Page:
While Islamic financial products available in Germany are still relatively limited, Islamic finance has the potential for growth in the German market. Shariah compliant products are not only appealing to the Muslim community in Germany (4–4.5 million people as of October 2020) and foreign investors from Muslim countries, but also to non-Muslim investors who believe that investments should adhere to certain moral standards (in addition to legal compliance).
Germany offers an open market as well as the proper legal framework for the development of Islamic finance. German law sets its own requirements that need to be complied with when offering Islamic financial products in the German market. Even though Islamic finance products are in principle compliant with German law, a review of common Islamic finance products is a strict requirement in order to align compliance with the principles of both frameworks.
Consequently, when Shariah boards assess the compliance of financial products with Shariah principles, they are required to align their assessments with the relevant provisions of the German Civil Code (Burgerliches Gesetzbuch), Commercial Code (Handelsgesetzbuch), Banking Act (Kreditwesengesetz), Act on Limited Liability Companies (Gesetz betreffend die Gesellschaften mit beschränkter Haftung) and Act on Stock Corporations (Aktiengesetz), in addition to certain European directives that are relevant and applicable. For instance, Murabahah is a financial structure enabling asset purchase with delayed payment, which would entail two purchase agreements; consequently, these agreements should comply with the relevant provisions of the German Civil Code covering sale and purchase, as well as transfer of ownership.
Review of 2020
The current development of Islamic finance in Germany is evident in several sectors. In the banking sector, there are currently two Islamic banks operating in Germany:
(i) KT Bank — operating with a banking license since 2015, it is the first Islamic bank in Germany, and a subsidiary of Kuveyt Turk Bank, which belongs to the Kuwait Finance Bank Group. In 2012, KT Bank applied to the financial authority for a banking license, and received approval from the Federal Financial Supervisory Authority three years later. KT Bank holds an Islamic banking license, offers online banking services as well as a mobile app, and is represented today in Frankfurt, Berlin, Mannheim, Cologne and Munich. KT Bank offers participatory accounts that involve investing in Shariah compliant products; these accounts are based on the principles of Murabahah. KT Bank also offers inter alia Islamic deposits, credit business products and services, payment transactions for retail and corporate clients, investment opportunities based on profit-sharing and participation schemes, real estate financing and investor loans.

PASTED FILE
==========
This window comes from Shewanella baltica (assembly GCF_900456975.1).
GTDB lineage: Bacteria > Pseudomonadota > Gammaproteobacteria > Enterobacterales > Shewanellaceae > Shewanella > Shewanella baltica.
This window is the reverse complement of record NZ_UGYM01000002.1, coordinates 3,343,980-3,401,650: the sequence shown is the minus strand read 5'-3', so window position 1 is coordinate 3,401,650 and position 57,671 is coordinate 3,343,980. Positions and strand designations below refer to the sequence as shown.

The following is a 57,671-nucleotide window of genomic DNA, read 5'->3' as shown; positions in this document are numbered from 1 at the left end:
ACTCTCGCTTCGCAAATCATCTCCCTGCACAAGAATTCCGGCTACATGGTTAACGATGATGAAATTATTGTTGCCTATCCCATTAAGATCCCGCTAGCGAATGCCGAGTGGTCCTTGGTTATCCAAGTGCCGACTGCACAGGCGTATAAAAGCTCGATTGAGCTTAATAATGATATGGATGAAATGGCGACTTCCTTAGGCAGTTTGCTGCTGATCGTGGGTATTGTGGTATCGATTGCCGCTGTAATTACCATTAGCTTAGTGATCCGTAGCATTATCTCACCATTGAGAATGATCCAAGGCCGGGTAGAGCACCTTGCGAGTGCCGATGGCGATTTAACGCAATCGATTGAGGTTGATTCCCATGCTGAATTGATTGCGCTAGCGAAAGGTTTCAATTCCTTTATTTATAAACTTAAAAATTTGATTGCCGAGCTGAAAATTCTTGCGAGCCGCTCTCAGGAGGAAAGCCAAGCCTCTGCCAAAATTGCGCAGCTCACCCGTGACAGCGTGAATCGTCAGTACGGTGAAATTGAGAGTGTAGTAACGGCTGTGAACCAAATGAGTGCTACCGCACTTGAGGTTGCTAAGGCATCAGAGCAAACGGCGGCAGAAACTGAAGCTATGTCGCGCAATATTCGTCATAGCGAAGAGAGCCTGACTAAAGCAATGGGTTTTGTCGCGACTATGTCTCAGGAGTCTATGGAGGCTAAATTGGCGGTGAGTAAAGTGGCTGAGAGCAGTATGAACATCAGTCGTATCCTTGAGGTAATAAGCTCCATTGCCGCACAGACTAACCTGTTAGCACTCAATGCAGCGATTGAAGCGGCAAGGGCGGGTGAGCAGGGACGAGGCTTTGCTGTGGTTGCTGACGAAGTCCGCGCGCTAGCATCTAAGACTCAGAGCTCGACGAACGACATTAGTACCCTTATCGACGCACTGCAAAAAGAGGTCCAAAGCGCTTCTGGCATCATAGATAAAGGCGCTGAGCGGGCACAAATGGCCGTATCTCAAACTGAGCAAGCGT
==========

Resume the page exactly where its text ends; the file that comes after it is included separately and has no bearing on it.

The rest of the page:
(ii) Insha — launched in 2017, it is the second Islamic bank after KT Bank and the first digital Islamic (fintech) bank in Germany. Launched by Al Baraka Turk, a subsidiary of the Bahrain-based Al Baraka Group, Insha offers Shariah compliant banking services. In addition to Al Baraka Turk, German fintech start-up solarisBank cooperates with Insha and supports its technology. In April 2020, the number of users for Insha’s digital Islamic banking services grew to 31,500, delivering a transaction volume of EUR29 million (US$34.43 million). Moreover, aiming to offer all classical banking products via smartphones, Insha has reportedly been developing a new app which allows customers to transfer funds to over 80 countries.
Furthermore, in the banking sector, there are other institutions that, inter alia, offer Islamic banking services. One of them is Zinsfrei, which provides Shariah compliant Islamic banking products.
Financial institutions worldwide have developed to not only provide Shariah compliant services, but also to technologize the Islamic finance industry. In Germany, Islamic fintech is not yet fully developed, as very few Islamic fintech companies have emerged in the German market so far. Nonetheless, with its strong economy and technological industry, Germany is likely to be a potential center for the development of Islamic fintech in Europe.
Preview of 2021
The potential for development and growth in Germany in my view lies in Islamic fintech. Islamic fintech is a fast-developing area globally, and Islamic fintech start-ups have emerged in Germany. The global reach of Islamic fintech and its flexibility in terms of structure and range will play an important role in such development in Europe and Germany. Islamic fintech will therefore help broaden the offering of Islamic finance products to a wider range of customers in Germany and Europe. Such will not necessarily be German Islamic fintech companies, but European ones as well. A good example is Yielders, a UK Islamic crowdfunding platform, which is expanding its operations in Europe and reportedly has been looking at Germany.
Financial and fintech products that are both Shariah and German law compliant will likely improve and innovate the investment sector in Germany. Germany is still a small market for Islamic finance, but is slowly improving and developing. Islamic fintech will play an important role in the future development of the German market and might provide a broad range of interesting products in Germany in the near future.